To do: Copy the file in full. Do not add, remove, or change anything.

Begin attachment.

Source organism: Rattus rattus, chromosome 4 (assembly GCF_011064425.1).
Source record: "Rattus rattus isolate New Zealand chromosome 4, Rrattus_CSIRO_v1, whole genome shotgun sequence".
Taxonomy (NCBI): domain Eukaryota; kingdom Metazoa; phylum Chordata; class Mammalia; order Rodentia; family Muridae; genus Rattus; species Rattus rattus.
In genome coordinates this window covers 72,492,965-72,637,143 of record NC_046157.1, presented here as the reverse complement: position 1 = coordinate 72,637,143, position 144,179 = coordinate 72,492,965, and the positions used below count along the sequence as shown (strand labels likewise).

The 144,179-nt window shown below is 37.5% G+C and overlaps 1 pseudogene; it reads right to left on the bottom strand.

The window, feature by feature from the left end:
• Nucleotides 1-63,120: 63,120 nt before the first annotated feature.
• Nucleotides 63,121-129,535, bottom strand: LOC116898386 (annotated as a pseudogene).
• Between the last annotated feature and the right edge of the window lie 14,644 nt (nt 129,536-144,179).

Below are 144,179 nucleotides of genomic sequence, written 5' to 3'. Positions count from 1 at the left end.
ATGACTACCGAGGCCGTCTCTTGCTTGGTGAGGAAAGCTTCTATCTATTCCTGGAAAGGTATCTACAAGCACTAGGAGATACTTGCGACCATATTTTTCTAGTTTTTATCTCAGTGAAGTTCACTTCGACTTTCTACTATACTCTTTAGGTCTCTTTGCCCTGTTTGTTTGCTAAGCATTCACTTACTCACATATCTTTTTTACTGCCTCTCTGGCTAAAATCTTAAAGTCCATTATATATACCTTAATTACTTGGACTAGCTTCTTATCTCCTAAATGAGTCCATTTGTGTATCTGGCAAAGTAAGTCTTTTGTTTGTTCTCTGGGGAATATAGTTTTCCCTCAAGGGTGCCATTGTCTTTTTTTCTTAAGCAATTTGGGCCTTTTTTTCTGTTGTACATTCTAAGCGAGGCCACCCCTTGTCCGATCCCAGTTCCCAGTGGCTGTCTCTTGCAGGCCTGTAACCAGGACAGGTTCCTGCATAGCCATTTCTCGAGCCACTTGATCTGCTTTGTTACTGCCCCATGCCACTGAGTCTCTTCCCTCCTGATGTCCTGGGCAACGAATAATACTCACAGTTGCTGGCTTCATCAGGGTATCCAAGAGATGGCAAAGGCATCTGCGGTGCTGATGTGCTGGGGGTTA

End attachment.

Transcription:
Source organism: Rattus rattus, chromosome 4 (assembly GCF_011064425.1).
Source record: "Rattus rattus isolate New Zealand chromosome 4, Rrattus_CSIRO_v1, whole genome shotgun sequence".
Taxonomy (NCBI): domain Eukaryota; kingdom Metazoa; phylum Chordata; class Mammalia; order Rodentia; family Muridae; genus Rattus; species Rattus rattus.
In genome coordinates this window covers 72,492,965-72,637,143 of record NC_046157.1, presented here as the reverse complement: position 1 = coordinate 72,637,143, position 144,179 = coordinate 72,492,965, and the positions used below count along the sequence as shown (strand labels likewise).

The 144,179-nt window shown below is 37.5% G+C and overlaps 1 pseudogene; it reads right to left on the bottom strand.

The window, feature by feature from the left end:
• Nucleotides 1-63,120: 63,120 nt before the first annotated feature.
• Nucleotides 63,121-129,535, bottom strand: LOC116898386 (annotated as a pseudogene).
• Between the last annotated feature and the right edge of the window lie 14,644 nt (nt 129,536-144,179).

Below are 144,179 nucleotides of genomic sequence, written 5' to 3'. Positions count from 1 at the left end.
ATGACTACCGAGGCCGTCTCTTGCTTGGTGAGGAAAGCTTCTATCTATTCCTGGAAAGGTATCTACAAGCACTAGGAGATACTTGCGACCATATTTTTCTAGTTTTTATCTCAGTGAAGTTCACTTCGACTTTCTACTATACTCTTTAGGTCTCTTTGCCCTGTTTGTTTGCTAAGCATTCACTTACTCACATATCTTTTTTACTGCCTCTCTGGCTAAAATCTTAAAGTCCATTATATATACCTTAATTACTTGGACTAGCTTCTTATCTCCTAAATGAGTCCATTTGTGTATCTGGCAAAGTAAGTCTTTTGTTTGTTCTCTGGGGAATATAGTTTTCCCTCAAGGGTGCCATTGTCTTTTTTTCTTAAGCAATTTGGGCCTTTTTTTCTGTTGTACATTCTAAGCGAGGCCACCCCTTGTCCGATCCCAGTTCCCAGTGGCTGTCTCTTGCAGGCCTGTAACCAGGACAGGTTCCTGCATAGCCATTTCTCGAGCCACTTGATCTGCTTTGTTACTGCCCCATGCCACTGAGTCTCTTCCCTCCTGATGTCCTGGGCAACGAATAATACTCACAGTTGCTGGCTTCATCAGGGTATCCAAGAGATGGCAAAGGCATCTGCGGTGCTGATGTGCTGGGGGTTA